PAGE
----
Avi Patel, Contributing Photographer

Yale’s psychology and neuroscience departments, alongside the Wu Tsai Institute — the University’s new hub for neuroscience and cognition — have a newly renovated home at 100 College St.

Located at the southern end of campus, adjacent to the School of Medicine and School of Public Health, 100 College St. is co-occupied by the University, which has seven floors, and global biopharmaceutical company Alexion Pharmaceuticals, which occupies the rest of the building. Although construction of the building began in 2013 and finished in 2015, the interior was only fully completed following donations from Joe Tsai ’86 LAW ’90 and Clara Wu Tsai in 2021. The space is designed to promote multidisciplinary exchange between psychology, an undergraduate college department; neuroscience, a medical school department; and the Wu Tsai Institute, or WTI, a research hub.

“100 College is the physical realization of the goal of sparking interdisciplinary inquiry. In fact, it is the only Yale building, to my knowledge, that houses entire departments from both the Faculty of Arts and Sciences (Psychology) and the School of Medicine (Neuroscience)” Nick Turk-Browne GRD ’09, the director of the Wu Tsai Institute, wrote in an email to the News.

At a dedication ceremony in December, University Provost Scott Strobel called the building a “milestone.” Previously, neuroscience and psychology research facilities were scattered across campus: some were on the Medical School campus while others were located on the opposite side of campus near Science Hill. 

According to Turk-Browne, 100 College St. allows the WTI to serve as connective tissue between faculty across departments and to optimize collaborative research. He also said that the building provides a second home for WTI members who have offices in other University spaces. Before, the WTI did not have its own space. Now, 100 College St. holds its research centers, core facilities and administrative offices.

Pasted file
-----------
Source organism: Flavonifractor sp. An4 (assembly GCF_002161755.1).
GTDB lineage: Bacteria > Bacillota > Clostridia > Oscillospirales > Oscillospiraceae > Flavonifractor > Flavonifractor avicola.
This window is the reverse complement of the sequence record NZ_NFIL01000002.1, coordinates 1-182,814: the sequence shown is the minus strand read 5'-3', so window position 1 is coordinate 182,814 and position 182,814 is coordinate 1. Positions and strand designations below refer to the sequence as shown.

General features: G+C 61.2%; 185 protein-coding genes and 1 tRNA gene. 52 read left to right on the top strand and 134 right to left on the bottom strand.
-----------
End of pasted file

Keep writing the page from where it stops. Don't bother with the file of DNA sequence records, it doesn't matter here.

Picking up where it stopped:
There are many innovative lab facilities throughout 100 College St. On the building’s first floor lies BrainWorks, a WTI-based research lab core that provides access to the latest devices to track human brain activity. It is equipped with a magnetic resonance imaging scanner, two magnetoencephalography machines, virtual reality gear and all kinds of wearable neurotechnologies. 

The 11th floor, the WTI headquarters, also houses two of its research centers: the Center for Neurocognition and Behavior and the Center for Neurocomputation and Machine Learning. The floor also holds another research core called “The Matrix,” which features data visualization walls, a makerspace and an array of virtual and augmented reality gear. The 10th floor houses the third WTI research center, the Center for Neurodevelopment and Plasticity, along with a new research core for engineering new neurotechnologies. 

Additionally, the 12th and 14th floors house offices and labs for the Department of Psychology, while the second and third floors house those for the Department of Neuroscience. The building’s office spaces feature a wealth of conference rooms and co-working areas. 

Shreya Saxena, a biomedical engineering professor whose lab is in the building, said that 100 College St. is designed to encourage collaboration between people from different fields. 

“My research is inherently collaborative, and from the computational suite on the 11th floor, I can go one flight down in the internal stairway and talk to a neurobiologist, and one flight up and talk to a behavioral psychologist — all looking at similar questions from very different approaches,” Saxena wrote in an email to the News. “This has very much helped my thinking and research directions.” 

Beyond its workspaces, 100 College has many amenities. The building has a gym, a cafeteria and even a game room. Saxena said that the fun spaces offer a place for her lab students to relax after work. 

Still, 100 College St. is not just a place for University faculty and WTI researchers. Students from across the University can take advantage of the building’s different spaces. 

“100 College Street has truly become my sanctuary for studying this semester,” Hiren Parekh ’26, a sophomore at Yale College who often uses the study spaces at 100 College, wrote in an email to the News. “Its contemporary ambiance, paired with the breathtaking views of New Haven, sets it apart from the other study spots scattered across Yale’s campus.” 

The building is open to all University affiliates from 8 a.m. to 7 p.m. on weekdays.